As many as seven NBA teams are having fans in their respective home arenas as the season is underway.
The Orlando Magic will have the most fans at games to start the season with up to 4,000 in attendance. The Toronto Raptors — who will start the season with home games in Tampa, Florida, because of cross-border travel restrictions — will have up to 3,800 fans, while the Memphis Grizzlies were given approval to have up to 3,558 fans at FedEx Forum before deciding to keep games closed to fans.
The NBA in November sent a memo to teams with safety guidelines on allowing fans once a team is first given approval by local and state health officials. The league said that fans will not be allowed to sit courtside at games and must be at least 15 feet behind either team bench or 10 feet from the sideline. Any fan going to an NBA game must fill out a questionnaire about their health status and must wear a mask unless eating or drinking.
Fans with tickets within 30 feet of the court must also either return a negative COVID-19 test within 48 hours prior to tipoff or pass an NBA-approved test on the day of the game. Those same fans will not be allowed to eat or drink at their seat. Testing would not be required for fans in arena suites if the suite or club were filled to 25 percent capacity or less.
While the Mavericks are not among the teams that will have fans at the arena once the season tips off on December 22, team owner Mark Cuban has predicted that the arenas will be full sooner than later, telling SiriusXM NBA Radio recently that “my personal belief is that by March, April at the latest, we’re gonna have a huge snapback where most of the people are gonna have had access to it if they wanted it, and many will have taken it. … If we can just keep everybody healthy, or as healthy as we possibly can, get us into March and April, things are going to get really fun.”
Whether you believe that is overly optimistic or not, any NBA fan would agree that it does, in fact, sound like fun.
NBA Team Fan Policies
Atlanta Hawks (State Farm Arena, capacity 16,888): Close friends and family members will be allowed to attend games. The Hawks will attempt to have 10% capacity starting January 18, approximately 1,688 fans.
Boston Celtics (TD Garden, 18,624): No fans to start the season.
Brooklyn Nets (Barclays Center, 17,732): No fans to start the season.
Charlotte Hornets (Spectrum Center, 19,077): No fans to start the season.
Chicago Bulls (United Center, 20,917): No fans to start the season.
Cleveland Cavaliers (Rocket Mortgage FieldHouse, 19,432): The Cavaliers have been approved by the state government to have up to 1,944 fans at each game.
Dallas Mavericks (American Airlines Center, 19,200): No fans to start the season.
Denver Nuggets (Ball Arena, 19,520): No fans to start the season.
Detroit Pistons (Little Caesars Arena, 20,332): No fans to start the season.
Golden State Warriors (Chase Center, 18,064): Plans to have a restricted number of fans were rejected by the San Francisco Department of Health.
Houston Rockets (Toyota Center, 18,055): Up to 3,660 fans will be allowed at games.
Indiana Pacers (Bankers Life Fieldhouse, 17,923): The Pacers will allow up to 1,000 fans per game through January 25 and consider gradual increases for games after that. The Marion County Health Department currently allows 25 percent capacity, roughly 4,500 attendees, for 2020-2021 home contests.
Los Angeles Clippers (Staples Center, 19,068): No fans to start the season.
Los Angeles Lakers (Staples Center, 18,977): No fans to start the season.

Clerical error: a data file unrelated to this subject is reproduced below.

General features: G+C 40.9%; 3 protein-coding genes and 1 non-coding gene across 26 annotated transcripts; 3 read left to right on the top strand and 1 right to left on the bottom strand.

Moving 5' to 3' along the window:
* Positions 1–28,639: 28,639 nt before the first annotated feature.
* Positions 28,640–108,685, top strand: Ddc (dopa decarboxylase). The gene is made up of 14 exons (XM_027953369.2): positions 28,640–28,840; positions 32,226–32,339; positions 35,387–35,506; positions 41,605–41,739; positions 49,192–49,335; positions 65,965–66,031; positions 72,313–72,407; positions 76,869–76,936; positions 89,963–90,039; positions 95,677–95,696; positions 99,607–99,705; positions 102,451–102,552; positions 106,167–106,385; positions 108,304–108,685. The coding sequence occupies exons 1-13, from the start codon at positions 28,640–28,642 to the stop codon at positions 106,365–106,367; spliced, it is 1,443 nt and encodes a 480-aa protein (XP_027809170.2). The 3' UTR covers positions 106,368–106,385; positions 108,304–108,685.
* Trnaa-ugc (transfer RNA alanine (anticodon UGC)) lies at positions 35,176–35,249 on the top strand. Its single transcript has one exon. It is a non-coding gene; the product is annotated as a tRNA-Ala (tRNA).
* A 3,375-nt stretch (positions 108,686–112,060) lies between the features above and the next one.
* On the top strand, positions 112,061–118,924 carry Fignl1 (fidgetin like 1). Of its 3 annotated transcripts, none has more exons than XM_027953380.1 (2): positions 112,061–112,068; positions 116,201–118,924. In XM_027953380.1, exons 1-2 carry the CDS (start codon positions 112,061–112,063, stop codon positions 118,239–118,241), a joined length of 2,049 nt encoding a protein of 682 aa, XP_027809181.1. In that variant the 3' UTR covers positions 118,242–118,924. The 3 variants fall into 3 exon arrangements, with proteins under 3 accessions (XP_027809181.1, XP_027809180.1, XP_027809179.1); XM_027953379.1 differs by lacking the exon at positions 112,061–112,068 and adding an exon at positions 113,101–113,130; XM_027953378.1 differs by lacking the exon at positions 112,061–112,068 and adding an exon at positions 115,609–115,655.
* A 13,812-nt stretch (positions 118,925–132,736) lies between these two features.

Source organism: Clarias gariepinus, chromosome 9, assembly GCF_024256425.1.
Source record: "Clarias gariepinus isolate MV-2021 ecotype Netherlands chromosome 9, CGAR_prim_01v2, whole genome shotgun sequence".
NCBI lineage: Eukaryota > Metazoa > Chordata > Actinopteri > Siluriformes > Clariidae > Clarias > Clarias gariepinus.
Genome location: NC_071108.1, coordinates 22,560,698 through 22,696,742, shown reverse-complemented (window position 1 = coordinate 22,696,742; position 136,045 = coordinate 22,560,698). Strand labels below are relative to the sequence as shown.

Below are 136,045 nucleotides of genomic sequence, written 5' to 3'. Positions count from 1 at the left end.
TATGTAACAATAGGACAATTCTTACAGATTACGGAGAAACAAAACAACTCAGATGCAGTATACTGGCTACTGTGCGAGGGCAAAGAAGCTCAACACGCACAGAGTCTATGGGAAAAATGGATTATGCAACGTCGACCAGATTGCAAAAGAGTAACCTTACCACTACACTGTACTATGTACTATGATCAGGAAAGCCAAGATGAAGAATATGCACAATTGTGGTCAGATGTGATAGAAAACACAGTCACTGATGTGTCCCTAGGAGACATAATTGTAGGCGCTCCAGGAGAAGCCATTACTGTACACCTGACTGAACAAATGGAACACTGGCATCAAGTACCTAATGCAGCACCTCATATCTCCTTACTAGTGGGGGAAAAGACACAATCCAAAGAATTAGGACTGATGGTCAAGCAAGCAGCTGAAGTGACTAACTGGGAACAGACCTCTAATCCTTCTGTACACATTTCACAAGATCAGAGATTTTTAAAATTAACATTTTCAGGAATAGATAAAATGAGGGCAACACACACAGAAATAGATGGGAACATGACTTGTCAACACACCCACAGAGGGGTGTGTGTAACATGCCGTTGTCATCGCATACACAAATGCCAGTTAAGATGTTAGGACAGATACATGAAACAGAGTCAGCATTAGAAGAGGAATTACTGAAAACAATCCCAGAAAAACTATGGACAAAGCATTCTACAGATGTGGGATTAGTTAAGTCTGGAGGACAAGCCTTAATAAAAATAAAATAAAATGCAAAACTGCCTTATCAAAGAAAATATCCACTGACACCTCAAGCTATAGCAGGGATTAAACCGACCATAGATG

Memphis Grizzlies (FedEx Forum, 17,794): The Tennessee Governor enacted gathering restrictions on December 20 that would bar fans from sporting events. The Shelby County Health Directive had previously approved 20% capacity for games, which would be up to 3,558 fans.
Miami Heat (AmericanAirlines Arena, 19,600): The Heat will start admitting up to 2,000 season-ticket holders for home games beginning January 28 against the Los Angeles Clippers. Among the protocols for entry will be screening fans with COVID-detection dogs.
Milwaukee Bucks (Fiserv Forum, 17,341): No fans to start the season.
Minnesota Timberwolves (Target Center, 18,978): No fans to start the season.
New Orleans Pelicans (Smoothie King Center, 16,867): The Pelicans will have up to 750 fans at games.
New York Knicks (Madison Square Garden, 19,812): No fans to start the season.
Oklahoma City Thunder (Chesapeake Energy Arena, 18,203): Originally planned to have fans, then announced November 30 that it would not have fans to “exercise an abundance of caution to help control the spread of the virus in our community.”
Orlando Magic (Amway Center, 18,846): The Magic will allow up to 4,000 fans with season-ticket holders given first priority on tickets.
Philadelphia 76ers (Wells Fargo Center, 20,155): No fans to start the season.
Phoenix Suns (PHX Arena, 18,055): No fans to start the season.
Portland Trail Blazers (Moda Center, 19,441): No fans to start the season.
Sacramento Kings (Golden 1 Center, 17,853): No fans to start the season.
San Antonio Spurs (AT&T Center, 18,354): The team hoped to have fans in a limited capacity starting January 1, 2021, but then announced “While we are confident in the plans and protocols we have in place, we are uncomfortable hosting fans at this moment as the COVID-19 numbers and data in our community continue to trend in the wrong direction.”
Toronto Raptors (Scotiabank Arena, 19,800): The Raptors will not play games in front of fans after a recent decision. The team started the season in Tampa, Florida, because of cross-border travel restrictions with home games at Amalie Arena to be played in front of no more than 3,800 fans.
Utah Jazz (Vivint Smart Home Arena, 18,306): The Jazz will have 1,500 fans in the lower bowl with limited suite-level seating to start the regular season.
Washington Wizards (Capital One Arena, 20,362): No fans to start the season.